Piggy Banks are a great activity for developing fine motor skills. Holding small coins requires the fingers to work together with the thumb. After about 9 months of age children have usually developed the ability to grasp an object between their pointer finger and their thumb. This is called the pincer grasp. Once a child has developed this, putting coins in a piggy bank is a great way to fine tune this fine motor skill.
A baby and coins? What a terrible combination, you say! Fortunately I have a solution. My husband is fascinated with pigs: stuffed animals, pictures, figurines; you name it, he's probably got one! So at a baby shower for our first, a friend of mine introduced us to this incredible Fisher-Price Laugh and Learn Learning Piggy Bank. It has settings for Learning Time and Music Time. Within hours of my daughter figuring this toy out we had all the songs memorized and we still sing them to this day! This post isn't meant to be a review of this particular toy, but it is one of my favorites and I could go on all day. But I'll stop now because it speaks for itself. So the coins are large and plastic and not a choking hazard, so it's great for little hands and mouths.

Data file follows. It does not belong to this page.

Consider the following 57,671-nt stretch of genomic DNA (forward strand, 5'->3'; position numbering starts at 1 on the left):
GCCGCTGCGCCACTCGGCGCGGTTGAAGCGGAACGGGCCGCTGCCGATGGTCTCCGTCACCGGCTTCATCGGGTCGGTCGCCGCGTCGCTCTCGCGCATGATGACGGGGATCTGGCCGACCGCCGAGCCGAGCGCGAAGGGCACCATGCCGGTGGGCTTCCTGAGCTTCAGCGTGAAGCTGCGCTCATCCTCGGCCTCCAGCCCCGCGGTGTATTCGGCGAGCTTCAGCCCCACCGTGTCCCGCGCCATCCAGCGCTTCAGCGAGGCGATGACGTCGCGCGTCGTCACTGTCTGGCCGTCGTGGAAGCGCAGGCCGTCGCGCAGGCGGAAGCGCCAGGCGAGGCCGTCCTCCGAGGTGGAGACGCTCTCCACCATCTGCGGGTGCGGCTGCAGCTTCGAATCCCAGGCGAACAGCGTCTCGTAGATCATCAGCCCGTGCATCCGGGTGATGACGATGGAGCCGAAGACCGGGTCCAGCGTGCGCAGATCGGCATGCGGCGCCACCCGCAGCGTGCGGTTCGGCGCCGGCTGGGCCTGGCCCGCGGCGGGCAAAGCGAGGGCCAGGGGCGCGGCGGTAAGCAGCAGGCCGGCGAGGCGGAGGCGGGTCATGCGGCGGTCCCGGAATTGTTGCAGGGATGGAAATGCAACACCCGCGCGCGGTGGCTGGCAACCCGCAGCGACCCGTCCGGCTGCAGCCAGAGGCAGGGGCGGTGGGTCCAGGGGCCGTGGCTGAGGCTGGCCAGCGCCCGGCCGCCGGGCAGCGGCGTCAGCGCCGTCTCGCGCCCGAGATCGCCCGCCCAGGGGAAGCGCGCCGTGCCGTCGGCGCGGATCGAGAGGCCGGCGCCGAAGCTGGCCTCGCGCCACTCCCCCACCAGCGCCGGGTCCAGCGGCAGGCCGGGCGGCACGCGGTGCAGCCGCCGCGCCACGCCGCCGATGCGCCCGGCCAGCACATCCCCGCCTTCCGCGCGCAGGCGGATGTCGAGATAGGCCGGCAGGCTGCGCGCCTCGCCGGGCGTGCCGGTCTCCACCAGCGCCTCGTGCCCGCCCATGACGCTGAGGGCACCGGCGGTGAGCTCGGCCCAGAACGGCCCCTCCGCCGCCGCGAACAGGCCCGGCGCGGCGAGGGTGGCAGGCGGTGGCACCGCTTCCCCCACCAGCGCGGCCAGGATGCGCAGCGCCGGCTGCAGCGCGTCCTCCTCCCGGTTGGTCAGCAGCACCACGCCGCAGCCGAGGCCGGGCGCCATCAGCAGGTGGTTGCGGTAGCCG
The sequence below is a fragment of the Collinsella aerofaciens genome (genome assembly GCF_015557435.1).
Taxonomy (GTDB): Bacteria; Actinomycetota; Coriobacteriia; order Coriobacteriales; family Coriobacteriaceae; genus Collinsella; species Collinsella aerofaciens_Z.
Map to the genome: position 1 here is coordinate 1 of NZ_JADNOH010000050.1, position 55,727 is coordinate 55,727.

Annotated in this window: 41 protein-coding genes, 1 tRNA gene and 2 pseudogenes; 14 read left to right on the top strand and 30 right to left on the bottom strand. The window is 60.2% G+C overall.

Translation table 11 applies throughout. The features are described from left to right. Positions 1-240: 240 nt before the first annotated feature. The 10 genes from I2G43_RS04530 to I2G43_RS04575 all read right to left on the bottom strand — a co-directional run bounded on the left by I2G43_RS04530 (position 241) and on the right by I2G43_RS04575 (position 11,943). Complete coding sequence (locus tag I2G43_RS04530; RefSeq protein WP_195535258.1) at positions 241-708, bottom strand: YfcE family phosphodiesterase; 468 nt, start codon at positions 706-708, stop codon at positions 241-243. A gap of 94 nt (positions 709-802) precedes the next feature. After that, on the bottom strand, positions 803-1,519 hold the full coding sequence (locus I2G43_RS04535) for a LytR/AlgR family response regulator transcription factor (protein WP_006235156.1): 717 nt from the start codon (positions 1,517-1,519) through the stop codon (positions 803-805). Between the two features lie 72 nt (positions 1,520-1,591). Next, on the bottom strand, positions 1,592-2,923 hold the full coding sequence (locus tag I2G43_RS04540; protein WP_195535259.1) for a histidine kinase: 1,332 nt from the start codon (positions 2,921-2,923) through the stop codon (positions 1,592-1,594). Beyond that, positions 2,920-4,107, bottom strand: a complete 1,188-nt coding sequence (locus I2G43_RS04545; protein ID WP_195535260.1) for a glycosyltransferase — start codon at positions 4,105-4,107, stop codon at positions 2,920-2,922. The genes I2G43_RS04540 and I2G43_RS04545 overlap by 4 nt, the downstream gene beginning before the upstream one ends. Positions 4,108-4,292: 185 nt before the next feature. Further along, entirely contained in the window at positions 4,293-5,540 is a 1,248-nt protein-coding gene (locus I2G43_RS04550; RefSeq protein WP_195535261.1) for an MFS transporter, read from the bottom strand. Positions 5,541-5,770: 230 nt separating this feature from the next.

As our daughter grew, we introduced her to her own piggy bank that was collecting real money. She loved to shake it, then to dump it out and eventually to put the coins in herself. We have passed many happy hours dumping coins out and putting them back in. I was just amazed to see her dexterity in not only holding the coin but in turning it just right to drop it in the little slot.
Before you right this off as not relevant for daily life, there are advantages to such a skill. It takes fine motor control to hold a utensil and use it to pick food up off a plate and successfully guide it into your mouth. Putting coins in a piggy bank is a fun, playful way for your little ones to practice that skill and develop the dexterity necessary to actually maneuver food their mouths. Now isn't that useful!